What many people don't know, even in the sabermetric community, is that the White Sox were an early adopter of sabermetric methods. Manager Tony LaRussa and executive Jack Gould embraced the STATS event-tracking technology around 1982, according to Dick Cramer, one of the big brains behind it. That organization didn't just run the system; they liked analysis-support technology so much, Gould & G.M. Roland Hemond had Cramer build them a custom scouting-support system. Practical and logical: use technology where the benefit/cost ratio of the status quo truly blows chunks, where the options are so multitudinous that current systems are destined to get overwhelmed, and where your competitors are unlikely to have the proper cognitive underpinnings to follow so that your comparative advantage can persist a while.
Where virtually everyone else was using whiteboards and index cards, scouting the Mongol Horde of potential playing talent, the Chisox applied special focus. And BI technology to back it up. (I think you can see where the discussion is leading).
The White Sox, because they invested in this strength, appear from the clear duality Giacalone brought to our attention, appear to be really awful at at their weakness. And they may be that awful, but it seems to me a majority of baseball organizations make these apparently foolish decisions with veteran players. I think, based on skimming through Retrosheet transactions, the White Sox are little worse than anyone else at their veteran-selection weakness, but that it looks worse because this strength is such a counter-example.
It's a natural gravitational field. As an organization invests resources (time, money congitive commitment) in one thing, it reduces the resources available for other things (See Enron example above) unless you're an organization like the Yankees (mucho dinero, obsession with excellence).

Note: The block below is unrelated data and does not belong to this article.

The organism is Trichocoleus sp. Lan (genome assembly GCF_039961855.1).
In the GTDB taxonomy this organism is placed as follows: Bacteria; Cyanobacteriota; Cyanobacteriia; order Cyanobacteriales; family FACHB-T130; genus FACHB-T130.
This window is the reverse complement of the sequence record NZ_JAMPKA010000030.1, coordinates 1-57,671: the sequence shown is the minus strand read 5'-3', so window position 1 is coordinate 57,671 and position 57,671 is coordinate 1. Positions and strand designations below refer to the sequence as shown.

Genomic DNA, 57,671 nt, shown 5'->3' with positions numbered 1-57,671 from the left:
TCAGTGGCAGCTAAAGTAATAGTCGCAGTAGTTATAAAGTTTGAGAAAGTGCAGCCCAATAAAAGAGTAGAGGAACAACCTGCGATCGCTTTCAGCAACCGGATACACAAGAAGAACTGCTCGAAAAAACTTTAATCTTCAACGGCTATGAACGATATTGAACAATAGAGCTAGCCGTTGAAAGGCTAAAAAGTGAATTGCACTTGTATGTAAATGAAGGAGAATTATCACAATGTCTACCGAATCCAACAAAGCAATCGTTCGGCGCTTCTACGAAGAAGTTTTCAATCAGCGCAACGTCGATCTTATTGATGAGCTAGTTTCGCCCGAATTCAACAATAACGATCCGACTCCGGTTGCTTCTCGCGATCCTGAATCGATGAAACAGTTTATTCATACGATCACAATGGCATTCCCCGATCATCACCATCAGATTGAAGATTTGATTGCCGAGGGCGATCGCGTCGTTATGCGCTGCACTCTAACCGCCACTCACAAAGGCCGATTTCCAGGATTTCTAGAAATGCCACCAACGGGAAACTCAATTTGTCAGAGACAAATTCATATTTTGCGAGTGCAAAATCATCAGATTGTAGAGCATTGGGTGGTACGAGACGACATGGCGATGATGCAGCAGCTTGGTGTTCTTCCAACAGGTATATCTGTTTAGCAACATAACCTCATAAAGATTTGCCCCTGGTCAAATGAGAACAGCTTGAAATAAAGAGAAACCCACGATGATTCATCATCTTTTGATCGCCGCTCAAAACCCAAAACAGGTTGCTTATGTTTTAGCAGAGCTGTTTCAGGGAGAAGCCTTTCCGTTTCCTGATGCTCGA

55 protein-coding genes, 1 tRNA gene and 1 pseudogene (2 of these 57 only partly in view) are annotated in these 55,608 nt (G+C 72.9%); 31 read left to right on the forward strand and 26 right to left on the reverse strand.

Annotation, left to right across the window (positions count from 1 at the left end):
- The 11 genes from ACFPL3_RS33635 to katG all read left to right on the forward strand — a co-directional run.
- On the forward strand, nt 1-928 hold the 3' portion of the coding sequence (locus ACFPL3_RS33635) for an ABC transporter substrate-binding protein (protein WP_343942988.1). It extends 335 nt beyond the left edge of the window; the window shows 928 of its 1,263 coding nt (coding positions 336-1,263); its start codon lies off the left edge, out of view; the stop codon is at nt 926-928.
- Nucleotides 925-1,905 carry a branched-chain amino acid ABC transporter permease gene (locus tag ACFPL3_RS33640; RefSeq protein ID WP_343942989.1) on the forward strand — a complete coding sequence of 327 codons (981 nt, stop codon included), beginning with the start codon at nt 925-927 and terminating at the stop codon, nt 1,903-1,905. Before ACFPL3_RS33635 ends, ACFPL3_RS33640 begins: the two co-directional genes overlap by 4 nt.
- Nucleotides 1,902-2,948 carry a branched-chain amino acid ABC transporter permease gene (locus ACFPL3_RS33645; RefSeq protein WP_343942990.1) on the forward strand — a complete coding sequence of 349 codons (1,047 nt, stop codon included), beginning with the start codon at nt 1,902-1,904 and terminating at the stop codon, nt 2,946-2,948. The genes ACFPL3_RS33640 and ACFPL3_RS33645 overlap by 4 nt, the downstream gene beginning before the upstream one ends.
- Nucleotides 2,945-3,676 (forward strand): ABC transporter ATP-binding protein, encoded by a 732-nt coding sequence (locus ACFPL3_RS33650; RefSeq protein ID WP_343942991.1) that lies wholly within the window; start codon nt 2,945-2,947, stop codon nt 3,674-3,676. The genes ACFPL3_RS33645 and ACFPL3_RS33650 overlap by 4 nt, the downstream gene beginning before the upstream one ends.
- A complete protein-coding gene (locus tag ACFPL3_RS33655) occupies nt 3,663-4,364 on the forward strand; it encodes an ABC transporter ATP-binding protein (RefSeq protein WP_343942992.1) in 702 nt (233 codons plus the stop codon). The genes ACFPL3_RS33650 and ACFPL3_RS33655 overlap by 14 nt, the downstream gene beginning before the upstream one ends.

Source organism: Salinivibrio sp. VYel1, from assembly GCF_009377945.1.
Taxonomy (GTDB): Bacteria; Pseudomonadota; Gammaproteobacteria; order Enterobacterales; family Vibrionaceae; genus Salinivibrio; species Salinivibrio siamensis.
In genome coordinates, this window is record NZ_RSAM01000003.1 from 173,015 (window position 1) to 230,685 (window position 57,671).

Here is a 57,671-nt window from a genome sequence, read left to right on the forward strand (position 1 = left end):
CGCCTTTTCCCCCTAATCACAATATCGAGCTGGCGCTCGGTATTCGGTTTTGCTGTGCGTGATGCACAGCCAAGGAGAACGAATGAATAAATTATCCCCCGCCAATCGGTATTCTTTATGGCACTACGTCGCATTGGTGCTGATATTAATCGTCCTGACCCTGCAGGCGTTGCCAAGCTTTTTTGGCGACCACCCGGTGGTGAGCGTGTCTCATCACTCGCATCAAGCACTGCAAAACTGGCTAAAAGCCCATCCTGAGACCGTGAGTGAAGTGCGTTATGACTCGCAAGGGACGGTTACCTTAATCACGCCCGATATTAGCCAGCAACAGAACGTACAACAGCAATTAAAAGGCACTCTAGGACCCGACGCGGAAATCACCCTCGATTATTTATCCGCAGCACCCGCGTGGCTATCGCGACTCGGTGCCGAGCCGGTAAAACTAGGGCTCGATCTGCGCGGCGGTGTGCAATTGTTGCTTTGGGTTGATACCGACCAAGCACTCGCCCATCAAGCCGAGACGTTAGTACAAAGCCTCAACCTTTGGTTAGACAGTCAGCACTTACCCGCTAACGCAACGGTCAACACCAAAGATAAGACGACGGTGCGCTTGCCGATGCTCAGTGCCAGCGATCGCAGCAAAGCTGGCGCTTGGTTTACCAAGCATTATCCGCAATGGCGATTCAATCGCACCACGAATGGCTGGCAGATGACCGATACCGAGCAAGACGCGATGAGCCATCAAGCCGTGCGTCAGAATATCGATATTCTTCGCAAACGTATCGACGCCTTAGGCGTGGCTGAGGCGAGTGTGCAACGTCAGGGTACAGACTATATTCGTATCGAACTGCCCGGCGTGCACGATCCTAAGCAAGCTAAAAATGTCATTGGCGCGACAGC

Sometimes it's the technology that creates strengths or weaknesses. Usually it's not. Usually it's the human talent involved that makes this happen. Like Frank Thomas taking extra batting practice when he really should be working on his footwork in the field, it's easy to enter a cycle where you do something well, get rewarded for it, and focus your resources in a narrow way on what the organization is rewarding you for. It's a universal temptation. I succumb to it myself; it's hard not to.
¿So what do you do about it?
I counsel organizations that do BI to run analyses not unlike the one Giacalone did for the White Sox. What are you finding out? Where are you successful with your BI? What are you really bad at? Could BI you don't currently do if it magically was perfect make any difference to that really bad attribute? And if you threw investment at it, would you still be good (maybe not quite as, but good still) at the BI you're good at now?
Preston's Law states if you want to improve your net performance, it's generally much better to turn your '1's and '2's into '5's and '6's rather than try to turn your '5's and '6's into '8's. It makes sense mathematically, ecologically, and in baseball, too.
Lumpy strengths & weaknesses may not just look like a worse curse than they are. They might just be the limiting factor that is both putting a ceiling on your organization's success and that is relatively easy to break through.
I suspect that's the case for the Chisox.